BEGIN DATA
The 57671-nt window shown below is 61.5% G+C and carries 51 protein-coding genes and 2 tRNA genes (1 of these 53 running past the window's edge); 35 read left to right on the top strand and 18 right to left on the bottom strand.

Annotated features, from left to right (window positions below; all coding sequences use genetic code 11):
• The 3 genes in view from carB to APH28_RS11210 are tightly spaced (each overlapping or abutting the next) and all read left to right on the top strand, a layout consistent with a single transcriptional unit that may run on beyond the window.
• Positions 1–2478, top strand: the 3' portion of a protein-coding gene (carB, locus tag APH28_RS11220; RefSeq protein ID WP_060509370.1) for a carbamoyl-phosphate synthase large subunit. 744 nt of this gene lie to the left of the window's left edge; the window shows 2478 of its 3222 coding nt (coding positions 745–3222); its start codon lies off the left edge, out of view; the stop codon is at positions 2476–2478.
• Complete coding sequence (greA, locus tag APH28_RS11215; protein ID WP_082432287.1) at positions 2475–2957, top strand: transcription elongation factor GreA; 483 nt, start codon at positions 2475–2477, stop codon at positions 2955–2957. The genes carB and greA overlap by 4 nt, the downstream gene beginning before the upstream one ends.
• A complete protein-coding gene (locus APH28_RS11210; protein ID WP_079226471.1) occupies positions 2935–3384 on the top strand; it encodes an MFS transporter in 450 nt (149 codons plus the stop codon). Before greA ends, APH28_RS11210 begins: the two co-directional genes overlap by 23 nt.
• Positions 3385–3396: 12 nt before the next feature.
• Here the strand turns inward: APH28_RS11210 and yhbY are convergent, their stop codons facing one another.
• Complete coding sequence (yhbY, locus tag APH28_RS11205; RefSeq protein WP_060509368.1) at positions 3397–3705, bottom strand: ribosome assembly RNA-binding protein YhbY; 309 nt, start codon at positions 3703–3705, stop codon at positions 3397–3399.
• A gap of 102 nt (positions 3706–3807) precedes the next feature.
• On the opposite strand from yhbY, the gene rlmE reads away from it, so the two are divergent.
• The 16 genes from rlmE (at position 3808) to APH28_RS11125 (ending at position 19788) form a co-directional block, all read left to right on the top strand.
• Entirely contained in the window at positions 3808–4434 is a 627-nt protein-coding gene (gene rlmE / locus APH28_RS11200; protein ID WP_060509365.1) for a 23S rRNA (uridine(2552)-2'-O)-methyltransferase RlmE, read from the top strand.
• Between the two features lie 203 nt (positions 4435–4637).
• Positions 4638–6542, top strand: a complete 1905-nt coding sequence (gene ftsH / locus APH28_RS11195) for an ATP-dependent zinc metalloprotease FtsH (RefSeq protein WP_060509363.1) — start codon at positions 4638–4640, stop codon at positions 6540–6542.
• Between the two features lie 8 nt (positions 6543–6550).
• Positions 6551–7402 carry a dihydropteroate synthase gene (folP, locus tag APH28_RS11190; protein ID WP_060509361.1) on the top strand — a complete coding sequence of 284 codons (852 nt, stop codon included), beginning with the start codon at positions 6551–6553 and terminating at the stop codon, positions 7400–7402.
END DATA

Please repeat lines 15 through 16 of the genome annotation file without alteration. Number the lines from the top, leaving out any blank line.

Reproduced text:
• Positions 4638–6542, top strand: a complete 1905-nt coding sequence (gene ftsH / locus APH28_RS11195) for an ATP-dependent zinc metalloprotease FtsH (RefSeq protein WP_060509363.1) — start codon at positions 4638–4640, stop codon at positions 6540–6542.
• Between the two features lie 8 nt (positions 6543–6550).